C. B. Nieuwenhuis

People gathered at pasar (market) at Bukittinggi (Fort de Kock). Sumatra. 1907



C. B. Nieuwenhuis' Views of Sumatra


Anneke Groeneveld


C. B. Nieuwenhuis was a Dutch photographer active in Sumatra from about 1890 until his death on april 20, 19221. Once established there, he quickly came to be considered one of the island's best photographers. His fame depended largely upon his outstanding views of the Sumatran landscape, but landscape photography is only one theme in his varied body of work. A man of great talent, Nieuwenhuis kept up with technical developments of the medium and adapted his business to changes in the consumer market for photographs.

Christiaan Benjamin Nieuwenhuis was born in Amsterdam on July 4,1863. He spent his youth in Amsterdam, and in1883 he moved to Hardervijk. His early training in music enabled him to travel to Jakarta, following a young woman, Frederika J. S. van Ginkel, whom he had met during her leave in the Netherlands. He is reported to have left for Jakarta in 1884 as a member of the Royal Military Band. It was there, a few years later, that he learned photography at the studio of Koene & Co., which had been opened in mid-1887. It is not known how long Nieuwenhuis stayed in Jakarta, but it may have been until at least 1888.

By 1892, he had moved to Padang, Sumatra, where he set up his own studio in the side room of the house he designed and built at the Bentegweg. He married Frederika the following year. He placed a sign advertising his studio on the front of the house, exhibited his pictures on the outer veranda and ran advertisements in local newspapers. He made studio portraits in the carte-de-visite, cabinet and boudoir formats, using the more sensitive gelatin dry plates and faster lenses to shorten the posing time for his subjects. His customers were both Europeans and well-to-do native residents; he also received commissions to make official group portraits of Dutch colonial authorities.

In addition to making these portraits, Nieuwenhuis also sold views of Sumatran landscapes and towns that he made during photographic excursions into the countryside. He traveled extensively throughout Sumatra, from Sabang in the upper north to Palembang in the south. He consistently took his pictures from elevated and distant points in order to get overall views; street scenes of towns are rarely found. Nieuwenhuis' views show the contrasts of colonial influence and traditional life on the island. Some images that were especially popular among tourists depict only the forms and beauty of the landscape, but many illustrate his interest in showing the technical achievements of the modern time. He often photographed iron bridges and harbor yards, as well as the West Sumatran railway line and its stations.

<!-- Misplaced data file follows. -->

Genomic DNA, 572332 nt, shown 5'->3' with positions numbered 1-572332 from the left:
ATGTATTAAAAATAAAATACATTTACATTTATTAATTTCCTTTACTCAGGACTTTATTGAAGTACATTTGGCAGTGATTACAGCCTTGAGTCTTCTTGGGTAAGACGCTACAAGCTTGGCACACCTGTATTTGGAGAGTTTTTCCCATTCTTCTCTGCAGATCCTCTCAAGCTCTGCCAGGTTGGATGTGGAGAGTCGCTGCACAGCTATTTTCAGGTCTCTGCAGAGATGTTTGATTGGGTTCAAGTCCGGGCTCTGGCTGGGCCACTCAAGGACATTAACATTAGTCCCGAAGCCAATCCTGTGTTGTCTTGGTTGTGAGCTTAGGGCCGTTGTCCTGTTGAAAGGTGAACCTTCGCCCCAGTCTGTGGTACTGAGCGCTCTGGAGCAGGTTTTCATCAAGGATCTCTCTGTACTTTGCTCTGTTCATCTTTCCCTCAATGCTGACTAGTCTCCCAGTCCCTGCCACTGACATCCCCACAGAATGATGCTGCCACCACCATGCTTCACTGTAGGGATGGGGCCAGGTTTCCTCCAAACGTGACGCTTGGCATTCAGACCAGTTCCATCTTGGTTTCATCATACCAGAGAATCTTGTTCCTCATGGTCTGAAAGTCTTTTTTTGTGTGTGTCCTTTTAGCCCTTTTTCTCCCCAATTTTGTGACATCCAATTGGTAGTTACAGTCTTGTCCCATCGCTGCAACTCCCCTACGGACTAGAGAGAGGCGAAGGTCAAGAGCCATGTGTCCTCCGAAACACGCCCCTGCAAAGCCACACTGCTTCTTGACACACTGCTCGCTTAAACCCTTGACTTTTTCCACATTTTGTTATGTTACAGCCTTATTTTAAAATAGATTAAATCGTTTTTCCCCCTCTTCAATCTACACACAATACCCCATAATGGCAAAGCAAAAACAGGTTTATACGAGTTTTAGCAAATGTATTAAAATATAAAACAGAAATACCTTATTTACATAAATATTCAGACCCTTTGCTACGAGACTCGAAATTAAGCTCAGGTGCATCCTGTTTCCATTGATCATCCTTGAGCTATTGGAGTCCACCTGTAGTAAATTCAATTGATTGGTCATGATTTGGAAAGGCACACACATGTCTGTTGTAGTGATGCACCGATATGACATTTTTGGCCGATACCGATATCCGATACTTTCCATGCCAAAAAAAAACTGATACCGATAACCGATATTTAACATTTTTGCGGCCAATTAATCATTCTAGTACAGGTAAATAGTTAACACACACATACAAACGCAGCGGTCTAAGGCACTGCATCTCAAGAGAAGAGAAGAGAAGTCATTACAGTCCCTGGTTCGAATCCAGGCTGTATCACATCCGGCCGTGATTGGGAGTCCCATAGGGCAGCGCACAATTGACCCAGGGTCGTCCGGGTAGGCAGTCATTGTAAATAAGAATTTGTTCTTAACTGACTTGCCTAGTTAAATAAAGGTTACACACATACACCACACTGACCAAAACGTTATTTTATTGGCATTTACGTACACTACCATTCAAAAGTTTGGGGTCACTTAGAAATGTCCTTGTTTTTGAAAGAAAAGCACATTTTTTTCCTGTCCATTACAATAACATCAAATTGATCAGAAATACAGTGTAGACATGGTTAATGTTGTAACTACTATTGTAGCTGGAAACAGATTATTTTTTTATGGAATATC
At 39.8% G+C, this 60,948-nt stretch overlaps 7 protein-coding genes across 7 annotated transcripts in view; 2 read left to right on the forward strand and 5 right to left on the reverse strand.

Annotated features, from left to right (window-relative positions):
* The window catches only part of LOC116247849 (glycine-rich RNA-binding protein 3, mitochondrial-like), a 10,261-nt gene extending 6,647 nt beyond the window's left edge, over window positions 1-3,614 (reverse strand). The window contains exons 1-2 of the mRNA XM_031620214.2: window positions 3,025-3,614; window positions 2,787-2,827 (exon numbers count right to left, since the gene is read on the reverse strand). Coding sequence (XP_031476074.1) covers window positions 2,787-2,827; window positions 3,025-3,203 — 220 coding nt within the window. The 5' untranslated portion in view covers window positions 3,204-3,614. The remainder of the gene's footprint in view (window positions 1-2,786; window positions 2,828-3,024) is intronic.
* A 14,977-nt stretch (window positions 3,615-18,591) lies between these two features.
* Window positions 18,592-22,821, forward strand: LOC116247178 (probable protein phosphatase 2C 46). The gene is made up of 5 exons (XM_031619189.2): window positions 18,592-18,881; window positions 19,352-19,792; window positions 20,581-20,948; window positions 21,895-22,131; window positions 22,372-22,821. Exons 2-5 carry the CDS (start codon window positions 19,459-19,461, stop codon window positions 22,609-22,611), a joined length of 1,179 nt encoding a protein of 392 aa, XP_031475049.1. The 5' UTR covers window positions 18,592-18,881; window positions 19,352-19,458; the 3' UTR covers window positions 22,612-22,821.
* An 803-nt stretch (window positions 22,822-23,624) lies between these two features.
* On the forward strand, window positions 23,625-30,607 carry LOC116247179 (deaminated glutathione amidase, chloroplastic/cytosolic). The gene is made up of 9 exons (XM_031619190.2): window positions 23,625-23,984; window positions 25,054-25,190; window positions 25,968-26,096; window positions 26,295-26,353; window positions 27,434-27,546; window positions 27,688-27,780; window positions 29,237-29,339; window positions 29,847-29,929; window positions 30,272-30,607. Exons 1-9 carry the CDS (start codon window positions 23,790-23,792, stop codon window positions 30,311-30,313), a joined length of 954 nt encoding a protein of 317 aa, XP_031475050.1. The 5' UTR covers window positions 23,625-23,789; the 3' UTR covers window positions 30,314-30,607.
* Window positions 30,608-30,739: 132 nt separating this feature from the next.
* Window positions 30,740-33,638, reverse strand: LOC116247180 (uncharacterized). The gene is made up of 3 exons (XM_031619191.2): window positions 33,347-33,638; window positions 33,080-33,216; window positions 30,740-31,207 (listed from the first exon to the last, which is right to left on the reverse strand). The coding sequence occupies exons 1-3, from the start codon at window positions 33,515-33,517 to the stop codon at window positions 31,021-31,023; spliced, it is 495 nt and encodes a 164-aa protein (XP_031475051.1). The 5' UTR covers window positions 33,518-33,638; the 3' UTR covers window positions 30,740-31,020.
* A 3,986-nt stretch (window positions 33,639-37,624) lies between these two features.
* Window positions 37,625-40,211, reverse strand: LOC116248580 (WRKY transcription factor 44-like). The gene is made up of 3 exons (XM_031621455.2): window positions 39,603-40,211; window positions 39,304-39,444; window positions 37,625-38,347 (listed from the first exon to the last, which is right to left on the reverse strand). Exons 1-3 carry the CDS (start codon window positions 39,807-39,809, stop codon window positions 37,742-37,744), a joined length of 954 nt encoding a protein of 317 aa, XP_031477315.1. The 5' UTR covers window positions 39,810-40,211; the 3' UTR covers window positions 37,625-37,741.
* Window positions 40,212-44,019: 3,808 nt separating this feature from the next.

The photographer also had an interest in ethnographic subjects he came across on his travels, and he made architectural views in Batak and Minangkabau villages. Locals posed for him with their tools and utensils, in their traditional dress, and Nieuwenhuis made some excellent anthropological group portraits. At one point prior to 1897, he received an assignment from the Dutch colonial government to photograph on the Mentawai Islands, on the west coast of Sumatra.

On occasions such as this he took anthropological pictures for his own use. In an account of his trip, Nieuwenhuis says that he found it difficult to photograph there since the people had not yet had contact with photography and were distrustful of the camera. Nieuwenhuis distracted them with small gifts and had to work patiently, since they would not remain still for long. In one instance, he gave a Radja an old military uniform to convince the man to pose for him. Nieuwenhuis later traveled to Nias, where he portrayed nobles and warriors posing in their most precious attire and full fighting kit. Despite their general interest, the real ethnographic value of these pictures is clearly doubtful.

Nieuwenhuis also made individual anthropological portraits in his studio. These images show isolated native "types" of Sumatra and Nias in a European setting. He sold prints of these ethnographic and anthropological pictures, along with his topographical views, to Europeans as souvenirs of Indonesia. The sales extended his income from his commissioned work, and his photographs were soon published in popular travel articles and scientific essays.

Always looking for enterprising ways to extend his photographic business, Nieuwenhuis asked the military governor, Van Heutsz, for permission to join a military campaign in Aceh, where war had broken out between natives and the colonial army. During January 1901, he spent nearly two weeks with the Royal East Indies Army on an expedition to Samalanga.